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New Spinoff Company to Manage Saltworks Project

DMB representatives say the transition will be seamless.

A new company will be in charge of managing the 1,426-acre Cargill Saltworks development proposal, developer DMB Associates, Inc., announced Monday. Arizona-based DMB Associates has decided to splinter its growing Pacific Division into a new company, DMB Pacific Ventures, which will be headquartered in the San Francisco Bay Area.

DMB Pacific Ventures will manage the proposed Saltworks project just as DMB Associates had done and that nothing will change in the day-to-day management, a spokesperson said.

“The process from the beginning has been very local and rightfully so,” said spokesperson Jay Reed. “This project requires much community input.”

Because the company identified Saltworks as the company’s “biggest long-term opportunity,” DMB has had an office on Seaport Boulevard throughout the application process.

“Given the scale of DMB Pacific projects, the extraordinary places in which they occur and the nature of the accords on which they are based, it is important to us that our community partners and stakeholders understand that this transition is under way,” said Mark Kehke, the DMB Associates Pacific Division chief operating officer who will accept the same position in the new company, in a statement. “But what won’t change are our commitments, our dedication to quality and the people responsible for them.”

Though DMB Associates has had several projects in California for the past two decades, the company said it saw several more market opportunities in California. With California’s emphasis on future growth along transit lines and housing closer to jobs, focusing on The Golden State was an “organic move,” the spokesperson said.

This re-organization has been in the works throughout 2011.

When large corporation, DMB Associates came into town in June 2006 with its proposal to build on the Cargill Saltworks site, many residents were highly skeptical and even resistant to the company’s dedication to Redwood City.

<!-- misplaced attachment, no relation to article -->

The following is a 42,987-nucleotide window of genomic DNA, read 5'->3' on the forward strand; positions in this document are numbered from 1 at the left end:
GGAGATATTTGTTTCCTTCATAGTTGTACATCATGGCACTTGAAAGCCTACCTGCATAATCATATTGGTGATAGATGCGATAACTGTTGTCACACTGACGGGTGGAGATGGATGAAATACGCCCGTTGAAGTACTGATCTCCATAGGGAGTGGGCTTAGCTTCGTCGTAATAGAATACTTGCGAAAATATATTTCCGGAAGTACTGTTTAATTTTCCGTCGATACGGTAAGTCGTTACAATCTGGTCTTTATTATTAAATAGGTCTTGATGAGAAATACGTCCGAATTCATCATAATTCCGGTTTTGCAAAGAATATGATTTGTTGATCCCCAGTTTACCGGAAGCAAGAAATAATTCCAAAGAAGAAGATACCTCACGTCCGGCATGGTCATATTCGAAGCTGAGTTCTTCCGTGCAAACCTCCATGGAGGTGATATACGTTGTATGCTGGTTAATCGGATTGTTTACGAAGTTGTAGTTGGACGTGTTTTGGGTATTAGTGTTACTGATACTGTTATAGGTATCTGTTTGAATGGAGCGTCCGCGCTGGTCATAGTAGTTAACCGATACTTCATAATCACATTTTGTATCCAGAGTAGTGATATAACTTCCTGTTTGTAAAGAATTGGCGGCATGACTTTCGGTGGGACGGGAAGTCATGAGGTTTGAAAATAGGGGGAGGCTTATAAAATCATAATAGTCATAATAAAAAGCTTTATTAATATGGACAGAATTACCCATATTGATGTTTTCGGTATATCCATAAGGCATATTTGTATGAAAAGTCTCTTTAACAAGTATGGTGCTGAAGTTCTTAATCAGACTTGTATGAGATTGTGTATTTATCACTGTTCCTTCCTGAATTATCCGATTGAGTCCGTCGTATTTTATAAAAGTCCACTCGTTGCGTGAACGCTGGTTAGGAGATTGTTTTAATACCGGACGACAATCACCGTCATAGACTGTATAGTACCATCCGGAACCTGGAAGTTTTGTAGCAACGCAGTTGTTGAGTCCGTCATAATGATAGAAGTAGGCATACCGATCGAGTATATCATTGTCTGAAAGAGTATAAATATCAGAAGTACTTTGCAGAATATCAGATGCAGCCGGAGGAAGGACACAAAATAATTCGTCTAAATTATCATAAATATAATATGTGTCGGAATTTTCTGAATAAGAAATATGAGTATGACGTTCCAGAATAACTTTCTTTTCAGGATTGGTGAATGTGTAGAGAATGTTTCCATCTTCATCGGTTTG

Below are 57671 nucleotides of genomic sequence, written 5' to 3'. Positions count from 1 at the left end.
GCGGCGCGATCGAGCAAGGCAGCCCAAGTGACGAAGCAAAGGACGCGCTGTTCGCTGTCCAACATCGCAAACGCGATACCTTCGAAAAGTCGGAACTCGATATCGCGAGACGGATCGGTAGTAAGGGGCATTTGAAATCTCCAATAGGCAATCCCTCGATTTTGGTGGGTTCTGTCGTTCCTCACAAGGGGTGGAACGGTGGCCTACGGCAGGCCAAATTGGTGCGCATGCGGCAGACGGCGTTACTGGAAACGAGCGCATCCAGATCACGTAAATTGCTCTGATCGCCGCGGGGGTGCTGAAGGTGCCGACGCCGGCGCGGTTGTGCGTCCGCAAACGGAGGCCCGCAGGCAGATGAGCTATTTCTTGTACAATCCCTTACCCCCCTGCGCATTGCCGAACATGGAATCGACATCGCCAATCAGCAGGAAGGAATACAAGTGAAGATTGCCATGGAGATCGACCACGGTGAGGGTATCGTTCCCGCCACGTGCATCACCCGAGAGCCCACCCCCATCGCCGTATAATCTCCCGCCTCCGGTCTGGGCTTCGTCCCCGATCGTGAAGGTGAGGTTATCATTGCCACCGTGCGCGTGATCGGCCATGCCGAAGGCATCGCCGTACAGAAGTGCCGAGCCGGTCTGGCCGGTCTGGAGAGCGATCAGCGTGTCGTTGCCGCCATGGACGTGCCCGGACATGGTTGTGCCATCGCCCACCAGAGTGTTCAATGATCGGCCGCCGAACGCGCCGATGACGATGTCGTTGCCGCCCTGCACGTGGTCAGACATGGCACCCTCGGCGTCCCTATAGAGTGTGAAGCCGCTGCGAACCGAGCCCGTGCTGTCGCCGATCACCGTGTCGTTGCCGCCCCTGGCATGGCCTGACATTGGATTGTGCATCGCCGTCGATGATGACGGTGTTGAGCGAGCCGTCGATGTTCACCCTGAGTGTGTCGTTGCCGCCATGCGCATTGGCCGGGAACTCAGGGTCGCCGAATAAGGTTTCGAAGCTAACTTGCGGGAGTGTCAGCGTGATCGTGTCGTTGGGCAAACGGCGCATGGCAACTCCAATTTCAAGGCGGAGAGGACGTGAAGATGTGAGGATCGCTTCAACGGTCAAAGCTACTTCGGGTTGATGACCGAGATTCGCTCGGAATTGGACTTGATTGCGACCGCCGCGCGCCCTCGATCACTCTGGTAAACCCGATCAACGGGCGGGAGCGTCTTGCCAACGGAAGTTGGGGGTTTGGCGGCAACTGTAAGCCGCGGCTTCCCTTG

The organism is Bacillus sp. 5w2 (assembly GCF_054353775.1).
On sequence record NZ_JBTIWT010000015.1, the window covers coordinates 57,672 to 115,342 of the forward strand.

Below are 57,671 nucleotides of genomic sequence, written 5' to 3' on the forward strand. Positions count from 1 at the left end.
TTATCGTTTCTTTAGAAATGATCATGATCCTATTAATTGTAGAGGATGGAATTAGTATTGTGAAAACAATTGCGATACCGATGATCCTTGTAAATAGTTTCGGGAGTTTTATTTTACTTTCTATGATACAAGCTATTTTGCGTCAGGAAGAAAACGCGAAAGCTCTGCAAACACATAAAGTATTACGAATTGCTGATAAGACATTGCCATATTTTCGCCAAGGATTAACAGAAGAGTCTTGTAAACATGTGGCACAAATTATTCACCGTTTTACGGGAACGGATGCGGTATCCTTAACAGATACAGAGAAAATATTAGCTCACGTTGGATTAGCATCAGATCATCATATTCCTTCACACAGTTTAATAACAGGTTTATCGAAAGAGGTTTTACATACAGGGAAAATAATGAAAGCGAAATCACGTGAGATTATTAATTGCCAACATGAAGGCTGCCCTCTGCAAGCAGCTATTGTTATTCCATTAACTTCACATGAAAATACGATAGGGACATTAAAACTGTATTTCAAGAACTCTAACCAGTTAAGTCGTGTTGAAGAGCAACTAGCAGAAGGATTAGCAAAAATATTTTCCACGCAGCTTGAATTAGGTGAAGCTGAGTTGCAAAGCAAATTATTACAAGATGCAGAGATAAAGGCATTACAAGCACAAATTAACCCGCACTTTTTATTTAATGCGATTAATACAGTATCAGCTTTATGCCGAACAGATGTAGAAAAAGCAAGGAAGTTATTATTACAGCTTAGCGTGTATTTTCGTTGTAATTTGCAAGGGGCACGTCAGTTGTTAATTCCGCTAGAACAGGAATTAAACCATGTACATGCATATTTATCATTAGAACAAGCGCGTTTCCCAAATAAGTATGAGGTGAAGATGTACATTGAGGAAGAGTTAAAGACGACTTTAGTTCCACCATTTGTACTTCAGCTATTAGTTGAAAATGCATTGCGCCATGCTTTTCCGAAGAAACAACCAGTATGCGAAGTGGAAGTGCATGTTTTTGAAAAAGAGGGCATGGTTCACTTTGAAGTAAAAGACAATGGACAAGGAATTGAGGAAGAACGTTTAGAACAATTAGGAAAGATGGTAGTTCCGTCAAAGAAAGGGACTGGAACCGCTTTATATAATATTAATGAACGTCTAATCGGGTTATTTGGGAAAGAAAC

“Do Cargill and DMB plan to stick around to make sure that what they have promised to build will actually be built?” asked Patch blogger Marisuita. “What incentive will they have to stay in Redwood City rather than move on to their next lucrative project?”

Reed pointed out that Cargill Inc., who owns the land, has been “an active player philanthropically since the late 70s.”

"And [DMB's Senior Vice President] John Bruno has been a life-long Bay Area resident," he added.

Editor's Note: The lede was altered to clarify that DMB Associates adn DMB Pacific Ventures are two separate companies, but have the same name association.

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Gene Firpo January 25, 2012 at 06:01 AM
Hey Lou, Money buys big toys. Save the Bay, Save the Dams. Yes it's about money.
Paul Jones January 25, 2012 at 09:32 PM
OK. Cargill will turn it over to the resident of Redwood City. Free of charge. On the condition that it be restored to wetlands. Save the Bay estimates the cost of future project, not including Saltworks, at $1.4 BILLION. How much would it cost to restore the Saltworks, bearing in mind that you need to plan for sea level rise AND flood mitigation. Meaning that you have to build new levees, estimated to cost $8M per mile, and flood mitigation measures estimated to cost in the neighborhood of several millions more. So, how much Redwood City Homeowners are you willing to pay? $20/year? $40/year? And for how long?
Lou Covey, The Local Motive January 25, 2012 at 09:56 PM
Better you ask those questions, Paul. I just get snotty, superficial replies ;)
Lou Covey, The Local Motive January 25, 2012 at 10:09 PM
Wait. I did find this in the Save the Bay site. "Save The Bay commissioned this report by SCI Consulting to advise the newly-created Restoration Authority on dedicated funding streams it might pursue and administer. "SCI recommends a blended approach with a parcel tax at its center, based on the conclusion that a parcel tax can raise the most money with the greatest flexibility in uses of the funds and the least legal or political uncertainty. Two-thirds voter approval would be needed; a 2006 poll showed 83% of voters willing to pay $10 annually for wetland restoration and conservation. "The report offers three parcel tax scenarios ($4, $8 and $15 annually) and assesses the potential revenues across the Bay Area counties’ combined 1.74 million taxable parcels. Potential revenues range from $7.0 million to $39.2 million. "Even at the high end, a parcel tax would not fully close the long-term restoration funding gap. SCI recommends supplemental funding raised through a combination of future state bonds; various user, regulatory and development impact fees; and private gifts and grants." This was not for Redwood City but the nine Bay Area Counties. So imposing a Redwood City tax would not come near meeting the cost of the project.
Lou Covey, The Local Motive January 26, 2012 at 02:16 AM
Right with you on that one Karen. When would you like to get together and look at my books? I've had an open offer for anyone who questions my motives to come look at them. I've also asked Stacie to do an investigation on me.

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